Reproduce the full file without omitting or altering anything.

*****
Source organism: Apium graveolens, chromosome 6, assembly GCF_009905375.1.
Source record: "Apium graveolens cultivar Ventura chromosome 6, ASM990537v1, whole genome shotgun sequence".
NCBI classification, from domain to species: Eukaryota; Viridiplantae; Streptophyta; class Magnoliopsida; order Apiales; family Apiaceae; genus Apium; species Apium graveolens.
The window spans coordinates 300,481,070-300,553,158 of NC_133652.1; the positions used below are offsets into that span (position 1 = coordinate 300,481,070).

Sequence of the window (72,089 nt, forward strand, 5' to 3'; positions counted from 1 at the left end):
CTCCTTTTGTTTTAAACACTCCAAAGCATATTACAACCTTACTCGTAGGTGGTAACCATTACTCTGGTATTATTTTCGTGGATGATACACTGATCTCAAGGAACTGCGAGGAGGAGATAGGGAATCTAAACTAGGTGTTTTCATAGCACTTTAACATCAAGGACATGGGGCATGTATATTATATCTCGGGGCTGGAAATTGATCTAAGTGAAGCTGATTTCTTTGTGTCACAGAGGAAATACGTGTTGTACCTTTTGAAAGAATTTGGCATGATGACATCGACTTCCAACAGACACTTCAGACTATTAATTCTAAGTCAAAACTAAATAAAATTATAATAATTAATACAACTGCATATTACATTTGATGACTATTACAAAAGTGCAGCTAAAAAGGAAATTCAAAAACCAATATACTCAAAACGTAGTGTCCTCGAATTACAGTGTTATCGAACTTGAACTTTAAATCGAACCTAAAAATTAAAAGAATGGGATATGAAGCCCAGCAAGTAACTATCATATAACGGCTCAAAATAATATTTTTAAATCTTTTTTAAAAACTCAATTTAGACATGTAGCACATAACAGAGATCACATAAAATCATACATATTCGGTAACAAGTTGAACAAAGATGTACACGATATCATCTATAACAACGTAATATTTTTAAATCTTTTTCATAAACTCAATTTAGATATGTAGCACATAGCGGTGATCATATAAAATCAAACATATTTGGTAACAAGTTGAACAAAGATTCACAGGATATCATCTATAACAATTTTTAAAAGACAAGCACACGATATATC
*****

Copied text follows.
Source organism: Apium graveolens, chromosome 6, assembly GCF_009905375.1.
Source record: "Apium graveolens cultivar Ventura chromosome 6, ASM990537v1, whole genome shotgun sequence".
NCBI classification, from domain to species: Eukaryota; Viridiplantae; Streptophyta; class Magnoliopsida; order Apiales; family Apiaceae; genus Apium; species Apium graveolens.
The window spans coordinates 300,481,070-300,553,158 of NC_133652.1; the positions used below are offsets into that span (position 1 = coordinate 300,481,070).

Sequence of the window (72,089 nt, forward strand, 5' to 3'; positions counted from 1 at the left end):
CTCCTTTTGTTTTAAACACTCCAAAGCATATTACAACCTTACTCGTAGGTGGTAACCATTACTCTGGTATTATTTTCGTGGATGATACACTGATCTCAAGGAACTGCGAGGAGGAGATAGGGAATCTAAACTAGGTGTTTTCATAGCACTTTAACATCAAGGACATGGGGCATGTATATTATATCTCGGGGCTGGAAATTGATCTAAGTGAAGCTGATTTCTTTGTGTCACAGAGGAAATACGTGTTGTACCTTTTGAAAGAATTTGGCATGATGACATCGACTTCCAACAGACACTTCAGACTATTAATTCTAAGTCAAAACTAAATAAAATTATAATAATTAATACAACTGCATATTACATTTGATGACTATTACAAAAGTGCAGCTAAAAAGGAAATTCAAAAACCAATATACTCAAAACGTAGTGTCCTCGAATTACAGTGTTATCGAACTTGAACTTTAAATCGAACCTAAAAATTAAAAGAATGGGATATGAAGCCCAGCAAGTAACTATCATATAACGGCTCAAAATAATATTTTTAAATCTTTTTTAAAAACTCAATTTAGACATGTAGCACATAACAGAGATCACATAAAATCATACATATTCGGTAACAAGTTGAACAAAGATGTACACGATATCATCTATAACAACGTAATATTTTTAAATCTTTTTCATAAACTCAATTTAGATATGTAGCACATAGCGGTGATCATATAAAATCAAACATATTTGGTAACAAGTTGAACAAAGATTCACAGGATATCATCTATAACAATTTTTAAAAGACAAGCACACGATATATC